A friend, whose husband has a diagnosis of multiple sclerosis, jokingly captured the challenges of marriage on the day she looked at me and sighed, “They really get you with that ‘till death do you part stuff, don’t they?” She was making light of the serious, of course, but her words struck a meaningful chord. I began to wonder, what was my definition of marriage and how had it changed since I first took those vows?
When TC and I got married nearly five years ago, I didn’t think too deeply about those precious words. After all, we were 26-years-old, healthy, employed, and about to embark on a promising future together. I knew to expect challenges along the way, but I also trusted we would make smart decisions and problem solve our way through any obstacles. It never occurred to me that life might so harshly intervene.
Marriage is full of uncertainty, yet many of us are all too willing to overlook this reality. We allow ourselves to be seduced by its promised loveliness: the endless stream of bridal television, the soft, dreamy glow of the glossy magazine pages, the Pinterest images, and tender romantic comedies. I’m perhaps one of the guiltiest marriage/wedding-worshippers I know. I was seduced by it all and rarely stopped to examine what aspect of marriage most sincerely compelled me.
I also got lucky. I married a truly compatible partner, one that had stuck the course with me for years before we actually took our vows. I chose someone I thought would make an excellent father and someone who challenged me to be better, stronger, and more confident than I was alone. And upon actually becoming husband and wife, it did not surprise me to find that our marriage very much resembled the one around which I had constructed my early fantasies.
Then, like a fast and furious wrecking ball, came traumatic brain injury. I refused to acknowledge it in those earliest days of TC’s injury, but I no longer felt like my husband’s wife. Overnight, I had become his mother. Any remaining mystery in our relationship was quickly suctioned out as I began the laborious task of dissecting our bank accounts, scouring old e-mails, communicating with his friends, and taking care of his many physical needs. He was now fully transparent to me and I no longer felt like his partner. I felt like his keeper.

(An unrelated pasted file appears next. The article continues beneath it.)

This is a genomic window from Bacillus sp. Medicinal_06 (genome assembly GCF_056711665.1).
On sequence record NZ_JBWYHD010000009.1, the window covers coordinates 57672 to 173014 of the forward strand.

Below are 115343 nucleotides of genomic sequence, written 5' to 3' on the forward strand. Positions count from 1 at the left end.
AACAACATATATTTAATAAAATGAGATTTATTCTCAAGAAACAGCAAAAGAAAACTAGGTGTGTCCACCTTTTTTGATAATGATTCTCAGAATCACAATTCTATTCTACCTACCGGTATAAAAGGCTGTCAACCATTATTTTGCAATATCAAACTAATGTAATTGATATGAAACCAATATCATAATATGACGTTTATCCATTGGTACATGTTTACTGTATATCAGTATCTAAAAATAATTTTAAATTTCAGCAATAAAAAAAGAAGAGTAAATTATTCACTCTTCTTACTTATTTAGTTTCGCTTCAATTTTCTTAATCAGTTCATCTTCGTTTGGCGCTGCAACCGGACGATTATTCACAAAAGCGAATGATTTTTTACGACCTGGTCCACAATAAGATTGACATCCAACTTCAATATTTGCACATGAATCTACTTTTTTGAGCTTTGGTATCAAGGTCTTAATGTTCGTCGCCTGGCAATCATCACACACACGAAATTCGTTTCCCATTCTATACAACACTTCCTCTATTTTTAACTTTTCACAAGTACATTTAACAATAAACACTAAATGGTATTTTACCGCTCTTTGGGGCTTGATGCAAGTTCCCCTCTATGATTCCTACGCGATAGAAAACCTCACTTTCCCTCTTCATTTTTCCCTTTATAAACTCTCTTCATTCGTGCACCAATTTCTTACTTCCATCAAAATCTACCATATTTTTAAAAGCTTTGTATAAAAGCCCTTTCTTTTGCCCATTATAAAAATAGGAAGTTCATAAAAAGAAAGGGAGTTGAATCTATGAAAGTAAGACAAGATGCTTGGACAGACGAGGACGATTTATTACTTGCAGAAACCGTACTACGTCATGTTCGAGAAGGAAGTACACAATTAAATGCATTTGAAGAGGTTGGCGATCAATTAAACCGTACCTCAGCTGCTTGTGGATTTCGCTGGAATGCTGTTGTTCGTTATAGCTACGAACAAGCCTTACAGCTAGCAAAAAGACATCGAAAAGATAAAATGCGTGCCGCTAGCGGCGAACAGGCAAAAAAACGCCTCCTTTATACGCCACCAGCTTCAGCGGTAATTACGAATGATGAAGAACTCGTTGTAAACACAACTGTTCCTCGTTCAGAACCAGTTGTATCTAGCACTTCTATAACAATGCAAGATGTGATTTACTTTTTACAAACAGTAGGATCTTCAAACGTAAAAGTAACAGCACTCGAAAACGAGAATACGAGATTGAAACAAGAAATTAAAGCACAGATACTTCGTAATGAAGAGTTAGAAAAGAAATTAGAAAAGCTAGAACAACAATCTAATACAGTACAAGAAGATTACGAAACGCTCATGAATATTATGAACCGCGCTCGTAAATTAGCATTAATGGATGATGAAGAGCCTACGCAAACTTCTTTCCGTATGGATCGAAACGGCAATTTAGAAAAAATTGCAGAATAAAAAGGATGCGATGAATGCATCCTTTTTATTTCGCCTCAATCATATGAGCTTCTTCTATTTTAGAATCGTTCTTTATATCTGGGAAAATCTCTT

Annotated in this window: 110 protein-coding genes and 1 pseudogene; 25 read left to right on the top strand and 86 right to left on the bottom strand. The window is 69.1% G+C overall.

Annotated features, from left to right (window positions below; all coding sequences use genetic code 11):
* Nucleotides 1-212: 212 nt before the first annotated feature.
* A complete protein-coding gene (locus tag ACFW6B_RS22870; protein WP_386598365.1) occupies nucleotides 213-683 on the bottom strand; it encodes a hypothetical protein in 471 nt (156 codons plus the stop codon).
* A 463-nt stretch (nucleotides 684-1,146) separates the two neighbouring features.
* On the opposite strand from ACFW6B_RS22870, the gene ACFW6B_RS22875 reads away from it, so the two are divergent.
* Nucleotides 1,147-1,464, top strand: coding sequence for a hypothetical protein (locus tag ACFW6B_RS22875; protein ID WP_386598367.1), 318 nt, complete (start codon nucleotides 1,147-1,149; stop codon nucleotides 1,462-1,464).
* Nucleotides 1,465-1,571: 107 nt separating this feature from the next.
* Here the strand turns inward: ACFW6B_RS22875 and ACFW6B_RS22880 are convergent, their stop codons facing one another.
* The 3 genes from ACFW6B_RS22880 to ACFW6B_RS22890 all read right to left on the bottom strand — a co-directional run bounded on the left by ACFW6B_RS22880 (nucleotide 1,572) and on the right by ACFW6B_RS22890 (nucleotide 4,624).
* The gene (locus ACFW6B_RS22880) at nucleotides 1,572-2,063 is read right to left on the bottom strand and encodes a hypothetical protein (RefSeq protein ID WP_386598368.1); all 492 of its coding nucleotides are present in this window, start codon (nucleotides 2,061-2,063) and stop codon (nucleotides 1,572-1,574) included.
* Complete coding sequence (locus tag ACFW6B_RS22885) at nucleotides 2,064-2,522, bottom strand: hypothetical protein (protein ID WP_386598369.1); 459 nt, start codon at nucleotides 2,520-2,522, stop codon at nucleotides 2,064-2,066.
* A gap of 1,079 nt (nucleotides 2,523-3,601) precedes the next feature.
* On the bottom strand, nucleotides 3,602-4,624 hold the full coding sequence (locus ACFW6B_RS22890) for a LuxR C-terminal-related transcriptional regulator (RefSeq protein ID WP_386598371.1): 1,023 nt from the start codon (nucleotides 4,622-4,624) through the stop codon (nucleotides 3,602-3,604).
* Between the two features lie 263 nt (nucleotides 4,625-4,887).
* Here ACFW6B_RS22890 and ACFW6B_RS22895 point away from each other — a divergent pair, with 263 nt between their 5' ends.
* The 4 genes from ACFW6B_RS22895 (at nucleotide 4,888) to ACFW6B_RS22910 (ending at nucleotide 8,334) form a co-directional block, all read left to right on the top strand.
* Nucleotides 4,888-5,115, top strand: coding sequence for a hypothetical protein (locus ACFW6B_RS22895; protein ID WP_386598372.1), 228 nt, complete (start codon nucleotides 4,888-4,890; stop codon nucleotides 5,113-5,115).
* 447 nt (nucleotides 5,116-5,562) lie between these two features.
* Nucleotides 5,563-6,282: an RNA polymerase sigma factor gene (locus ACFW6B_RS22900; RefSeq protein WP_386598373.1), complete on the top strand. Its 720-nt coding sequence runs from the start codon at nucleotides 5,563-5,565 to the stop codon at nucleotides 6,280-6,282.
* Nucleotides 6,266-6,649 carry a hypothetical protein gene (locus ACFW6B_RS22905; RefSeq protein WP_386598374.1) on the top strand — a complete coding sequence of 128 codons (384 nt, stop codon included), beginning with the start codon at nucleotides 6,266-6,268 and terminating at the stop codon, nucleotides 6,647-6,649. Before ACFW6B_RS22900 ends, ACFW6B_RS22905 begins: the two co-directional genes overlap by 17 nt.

Outwardly, I tried to remain cheery and respectful, treating the situation as if he were simply my husband on hiatus. But behind closed doors, it was a different scene. I was painfully lonely, missing the person I used to ask for constant advice. I was overcome with fear, working through the idea that the situation might be permanent and that I might never again experience the joy of being someone’s wife. I wondered how long I could carry on in this new role with a partner who could no longer interact with me, and I often felt as if I were living a “fake” marriage. With only uncertainty ahead of me, I did the only thing that felt right. I decided to wait.
I waited for months, hungrily anticipating the moments TC would put his arm around me or even simply ask how I was doing. Although I had plenty of friends and family who were willing to play the role of pseudo husband, there was no substitute for TC. He was my best friend and — for as long as hope could sustain me — I would wait for him to come back.
Months later, I got lucky again. TC started to return. In small, subtle ways, he began to show he was ready to reciprocate our relationship. He would offer to mail a letter for me on his walk with the dog or bring me a cup of tea as I stayed up late writing. He began to ask me about my day again, pushing his language as far as it could go so as to more deeply engage in conversation with me. However, moments of frustration abounded. The more TC seemed to resemble his old self, the greater my expectations grew. On a bad day, one in which he was exhausted or pushed to the max, I found myself incapable of understanding his limitations or need for quiet rest. I had experienced a taste of my former life and I wanted it all back.
Like all marriages, ours has gone through dramatic transformations. No longer do I harbor secret, guilty thoughts of feeling like TC’s mother or keeper. After a lot of hard work and patience, we have finally resurrected some of the joy, fun, and playfulness that characterized our marriage before. But I know the tough moments are never far away. There will always be times in which I don’t feel quite like the wife I used to be.
I’ve thought a lot about marriage in the nineteen months since TC’s brain injury and what I’ve come to realize is how truly limited I was in my previous views of marriage. Not all marriages look the same way. Not all partners reciprocate their love in the way it’s sold to us in the movies. Happy marriages always require patience and sometimes may even require space. Above all, I’ve learned that marriage is so much deeper and so much richer than I could have conceptualized it before. It reaches to the core of you and changes you from the inside, even when you’re confident there’s nothing left to change. Marriage is terrifying because it’s also the unknown, but when you take those lovely vows, you’re doing more than just promising to power through it. You’re promising to try out new mindsets, to adjust your expectations when needed, and to seek out happiness in revolutionary ways.
At 26, I may have been naïve in understanding the complexities of marriages, but given the chance, I’d do it all again. And if I could unload some wisdom onto my younger self, I would smile and say only this: the wedding was lovely, but the ride is fantastic.